So, one bit of big news this week came beaming into the public discourse, like Sophia calling out to us, trying to get our attention above the din of the marketplace: the State of Texas apparently executed an innocent man by the name of Cameron Todd Willingham in 2004, according to a detailed investigative journalism article by David Grann in the New Yorker magazine.
And Grann's article appears just a few weeks after two conservative, Catholic U.S. Supreme Court justices suggested in a dissent for another death-penalty case (Troy Davis) that it's not unconstitutional to execute an innocent man. And it gets weirder.
It's easy, perhaps, with so many people in 'overwhelm' these days, to want to look away from issues such as these (or those raised in the recent documentary, Food Inc. - more on that soon). And yet Life and Wisdom deserve our attention, and these things call for it for what they can show us, and teach us, about our selves and about our culture, about what calls out for Wisdom and healing-change, and what calls forward the higher angels of our nature.
The case of Cameron Todd Willingham makes clear the tragic cost of arrogance, a need to be 'right' at all costs, and rigid, outdated beliefs and biases. There were so many opportunities for avoiding a lethal mistake (and this isn't the only case of its kind), yet each of those opportunities was eclipsed by rigid adherence to entrenched beliefs and biases, hubris, and habit.
Any time things such as these arise, in large ways like the Willingham case and small ways in the course of daily life, we have an opportunity to choose how we perceive and respond -- or replay old-programmed reactions.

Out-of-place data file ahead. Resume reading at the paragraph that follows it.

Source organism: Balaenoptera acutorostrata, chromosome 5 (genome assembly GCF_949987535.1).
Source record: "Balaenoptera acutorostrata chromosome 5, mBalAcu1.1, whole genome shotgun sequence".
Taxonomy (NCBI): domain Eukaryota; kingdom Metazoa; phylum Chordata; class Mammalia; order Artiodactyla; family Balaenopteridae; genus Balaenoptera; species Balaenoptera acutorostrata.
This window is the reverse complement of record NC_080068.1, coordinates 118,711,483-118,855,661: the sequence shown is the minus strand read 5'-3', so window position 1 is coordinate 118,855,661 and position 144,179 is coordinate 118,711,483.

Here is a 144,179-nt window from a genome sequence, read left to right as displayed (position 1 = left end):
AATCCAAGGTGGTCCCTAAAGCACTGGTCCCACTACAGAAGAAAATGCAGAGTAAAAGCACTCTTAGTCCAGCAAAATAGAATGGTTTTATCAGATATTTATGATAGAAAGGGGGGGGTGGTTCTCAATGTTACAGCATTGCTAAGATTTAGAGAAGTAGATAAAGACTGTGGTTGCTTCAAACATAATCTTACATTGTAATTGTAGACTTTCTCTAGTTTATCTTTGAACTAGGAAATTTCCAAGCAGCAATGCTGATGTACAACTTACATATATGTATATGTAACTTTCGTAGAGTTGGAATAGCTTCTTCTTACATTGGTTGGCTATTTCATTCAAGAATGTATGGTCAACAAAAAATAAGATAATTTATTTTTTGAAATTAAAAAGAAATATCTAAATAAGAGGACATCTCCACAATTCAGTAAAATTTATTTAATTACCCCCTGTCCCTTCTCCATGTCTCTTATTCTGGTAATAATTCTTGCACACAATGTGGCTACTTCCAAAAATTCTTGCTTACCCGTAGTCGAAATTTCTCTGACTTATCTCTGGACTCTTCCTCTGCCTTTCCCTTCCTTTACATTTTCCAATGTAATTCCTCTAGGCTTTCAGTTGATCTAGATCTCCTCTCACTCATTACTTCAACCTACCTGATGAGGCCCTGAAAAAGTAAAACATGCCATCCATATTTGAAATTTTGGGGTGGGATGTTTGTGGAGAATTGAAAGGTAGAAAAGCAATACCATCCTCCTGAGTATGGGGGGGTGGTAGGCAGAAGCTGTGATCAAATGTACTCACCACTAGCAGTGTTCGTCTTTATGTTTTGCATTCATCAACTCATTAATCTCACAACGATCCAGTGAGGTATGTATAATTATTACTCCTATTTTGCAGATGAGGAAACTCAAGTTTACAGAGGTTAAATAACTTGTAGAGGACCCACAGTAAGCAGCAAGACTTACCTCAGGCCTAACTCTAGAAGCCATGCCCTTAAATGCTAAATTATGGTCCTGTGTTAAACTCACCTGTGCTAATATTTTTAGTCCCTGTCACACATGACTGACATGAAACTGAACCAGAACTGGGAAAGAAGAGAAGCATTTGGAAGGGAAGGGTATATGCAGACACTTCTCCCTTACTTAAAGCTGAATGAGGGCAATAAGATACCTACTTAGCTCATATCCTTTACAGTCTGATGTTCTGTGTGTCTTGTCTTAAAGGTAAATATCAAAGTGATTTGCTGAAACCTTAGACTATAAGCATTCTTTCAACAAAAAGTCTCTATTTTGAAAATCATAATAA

Responses such as anger, frustration, sadness, or disappointment are valuable compass-points for us, and yet how we choose to proceed with them after noticing our response, and acknowledging our emotion, is where our power really rests.
We can use the energy signified by our emotional responses to animate, empower, and energize conscious awareness and action, rather than to spin into and perpetuate what we'd just as soon see changed.
Caroline Casey, the visionary-activist astrologer, talks about the importance of being precise in our language, because with our words we animate and invoke what manifests in our 'reality'. Casey emphasizes the practice of 'critique and blessing' - when we criticize (or rant), we follow on with the blessing ... what we'd prefer to see happening, sans blame and shame.
Practices like the 'Self I-Dentity' ho'oponopono shared by Dr. Ihaleakala Hew Len guide us to yet another conscious response, and emphasize that all of the 'reaction' we see happening around us (and our own) is simply a replay of old, stored memory patterns that continue as if on 'auto-pilot' until we become conscious and take responsibility for not perpetuating them.
So may the bureaucrats, judges, and elected legislators who contributed to the execution of an innocent man be blessed with a renewed connection with the Wisdom of their hearts and souls and guided towards wiser, more heartful action that benefits all.
And so on. What are your transformative blessings?